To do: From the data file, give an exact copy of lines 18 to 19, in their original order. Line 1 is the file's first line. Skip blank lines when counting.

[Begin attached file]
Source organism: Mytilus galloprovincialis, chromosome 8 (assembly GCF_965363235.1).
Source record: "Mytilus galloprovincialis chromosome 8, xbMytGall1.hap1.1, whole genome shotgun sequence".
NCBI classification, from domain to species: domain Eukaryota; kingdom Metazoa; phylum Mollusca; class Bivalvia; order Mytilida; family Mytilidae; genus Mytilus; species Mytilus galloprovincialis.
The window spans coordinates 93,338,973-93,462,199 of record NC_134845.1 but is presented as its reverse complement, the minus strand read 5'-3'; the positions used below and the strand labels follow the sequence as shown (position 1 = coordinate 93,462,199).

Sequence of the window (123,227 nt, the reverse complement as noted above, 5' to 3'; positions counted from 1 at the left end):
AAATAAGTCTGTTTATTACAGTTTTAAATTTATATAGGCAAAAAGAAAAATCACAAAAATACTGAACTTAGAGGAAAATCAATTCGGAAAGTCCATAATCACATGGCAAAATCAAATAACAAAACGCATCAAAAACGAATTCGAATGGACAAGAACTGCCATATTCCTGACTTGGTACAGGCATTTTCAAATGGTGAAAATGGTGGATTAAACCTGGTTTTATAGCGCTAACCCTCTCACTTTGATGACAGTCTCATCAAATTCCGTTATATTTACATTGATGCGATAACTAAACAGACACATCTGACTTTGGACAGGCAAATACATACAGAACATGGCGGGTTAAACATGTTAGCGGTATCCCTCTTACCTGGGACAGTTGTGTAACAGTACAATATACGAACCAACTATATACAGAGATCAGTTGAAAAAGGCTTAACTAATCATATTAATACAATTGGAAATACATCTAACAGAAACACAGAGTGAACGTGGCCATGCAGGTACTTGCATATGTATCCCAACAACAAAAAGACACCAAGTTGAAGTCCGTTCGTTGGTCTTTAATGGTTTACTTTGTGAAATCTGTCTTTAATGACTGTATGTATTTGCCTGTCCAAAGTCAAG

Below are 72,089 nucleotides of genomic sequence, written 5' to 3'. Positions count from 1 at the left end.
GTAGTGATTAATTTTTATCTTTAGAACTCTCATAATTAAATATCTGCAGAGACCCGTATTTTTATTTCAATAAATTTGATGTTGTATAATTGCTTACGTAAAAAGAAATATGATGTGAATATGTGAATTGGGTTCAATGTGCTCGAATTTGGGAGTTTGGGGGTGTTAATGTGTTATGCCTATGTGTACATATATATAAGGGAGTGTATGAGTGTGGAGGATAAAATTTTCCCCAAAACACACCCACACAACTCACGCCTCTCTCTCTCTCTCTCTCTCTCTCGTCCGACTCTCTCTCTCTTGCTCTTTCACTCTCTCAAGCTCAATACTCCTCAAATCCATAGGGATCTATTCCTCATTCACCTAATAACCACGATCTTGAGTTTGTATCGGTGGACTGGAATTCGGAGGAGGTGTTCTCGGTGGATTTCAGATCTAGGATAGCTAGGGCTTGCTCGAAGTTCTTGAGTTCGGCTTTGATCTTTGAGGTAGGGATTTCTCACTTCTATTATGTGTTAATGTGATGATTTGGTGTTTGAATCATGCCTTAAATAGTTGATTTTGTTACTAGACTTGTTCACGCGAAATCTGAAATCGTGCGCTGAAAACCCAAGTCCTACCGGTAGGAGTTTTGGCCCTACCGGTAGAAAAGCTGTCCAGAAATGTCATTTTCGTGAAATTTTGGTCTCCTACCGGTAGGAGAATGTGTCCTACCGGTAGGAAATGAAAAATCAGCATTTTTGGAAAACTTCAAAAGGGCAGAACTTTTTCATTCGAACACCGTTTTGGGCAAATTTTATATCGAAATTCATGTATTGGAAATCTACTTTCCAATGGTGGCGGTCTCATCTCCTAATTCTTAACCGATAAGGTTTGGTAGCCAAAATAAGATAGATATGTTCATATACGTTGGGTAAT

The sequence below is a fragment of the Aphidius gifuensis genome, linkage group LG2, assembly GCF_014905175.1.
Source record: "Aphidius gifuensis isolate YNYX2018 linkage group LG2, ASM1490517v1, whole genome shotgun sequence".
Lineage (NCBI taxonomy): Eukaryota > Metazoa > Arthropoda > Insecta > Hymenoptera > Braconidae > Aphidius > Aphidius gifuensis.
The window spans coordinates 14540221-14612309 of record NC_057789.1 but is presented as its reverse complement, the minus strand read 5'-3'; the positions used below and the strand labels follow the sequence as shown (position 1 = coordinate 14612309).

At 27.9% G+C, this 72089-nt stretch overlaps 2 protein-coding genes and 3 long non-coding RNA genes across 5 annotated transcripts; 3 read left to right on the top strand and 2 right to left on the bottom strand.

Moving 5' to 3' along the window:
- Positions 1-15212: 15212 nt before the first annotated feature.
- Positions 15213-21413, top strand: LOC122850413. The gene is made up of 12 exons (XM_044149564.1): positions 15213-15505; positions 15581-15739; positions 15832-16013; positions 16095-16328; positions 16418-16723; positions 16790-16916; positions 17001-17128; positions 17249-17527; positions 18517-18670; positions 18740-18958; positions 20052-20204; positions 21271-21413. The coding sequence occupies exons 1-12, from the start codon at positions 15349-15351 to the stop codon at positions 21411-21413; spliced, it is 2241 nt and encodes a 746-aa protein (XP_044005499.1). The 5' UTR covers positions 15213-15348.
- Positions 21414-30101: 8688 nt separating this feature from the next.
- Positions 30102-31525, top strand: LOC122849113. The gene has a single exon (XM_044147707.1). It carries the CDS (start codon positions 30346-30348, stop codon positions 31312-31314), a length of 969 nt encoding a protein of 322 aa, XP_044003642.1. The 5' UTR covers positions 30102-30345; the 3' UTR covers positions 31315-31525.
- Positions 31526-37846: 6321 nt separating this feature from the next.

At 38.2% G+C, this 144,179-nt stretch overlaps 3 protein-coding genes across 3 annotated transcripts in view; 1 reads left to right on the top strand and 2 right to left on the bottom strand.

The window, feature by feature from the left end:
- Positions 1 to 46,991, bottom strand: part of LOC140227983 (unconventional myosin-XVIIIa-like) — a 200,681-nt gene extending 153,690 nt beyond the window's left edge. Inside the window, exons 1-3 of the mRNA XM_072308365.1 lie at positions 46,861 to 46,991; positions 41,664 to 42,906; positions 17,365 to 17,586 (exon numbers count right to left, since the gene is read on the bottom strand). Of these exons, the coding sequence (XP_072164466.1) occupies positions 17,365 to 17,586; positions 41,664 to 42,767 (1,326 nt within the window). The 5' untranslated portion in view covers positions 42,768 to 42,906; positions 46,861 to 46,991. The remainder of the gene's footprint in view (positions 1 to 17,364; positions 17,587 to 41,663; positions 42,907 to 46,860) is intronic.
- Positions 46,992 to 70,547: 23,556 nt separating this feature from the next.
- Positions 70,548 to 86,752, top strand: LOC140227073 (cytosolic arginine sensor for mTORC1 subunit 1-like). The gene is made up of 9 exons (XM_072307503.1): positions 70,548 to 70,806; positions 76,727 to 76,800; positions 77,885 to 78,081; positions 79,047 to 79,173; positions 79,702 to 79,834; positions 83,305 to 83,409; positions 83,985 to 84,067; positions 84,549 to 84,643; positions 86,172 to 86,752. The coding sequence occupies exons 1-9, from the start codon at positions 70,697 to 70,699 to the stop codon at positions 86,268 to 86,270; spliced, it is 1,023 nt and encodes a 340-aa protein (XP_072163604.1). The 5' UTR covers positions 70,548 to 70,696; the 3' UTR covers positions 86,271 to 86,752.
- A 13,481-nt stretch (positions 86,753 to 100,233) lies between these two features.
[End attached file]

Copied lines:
- Positions 30102-31525, top strand: LOC122849113. The gene has a single exon (XM_044147707.1). It carries the CDS (start codon positions 30346-30348, stop codon positions 31312-31314), a length of 969 nt encoding a protein of 322 aa, XP_044003642.1. The 5' UTR covers positions 30102-30345; the 3' UTR covers positions 31315-31525.
- Positions 31526-37846: 6321 nt separating this feature from the next.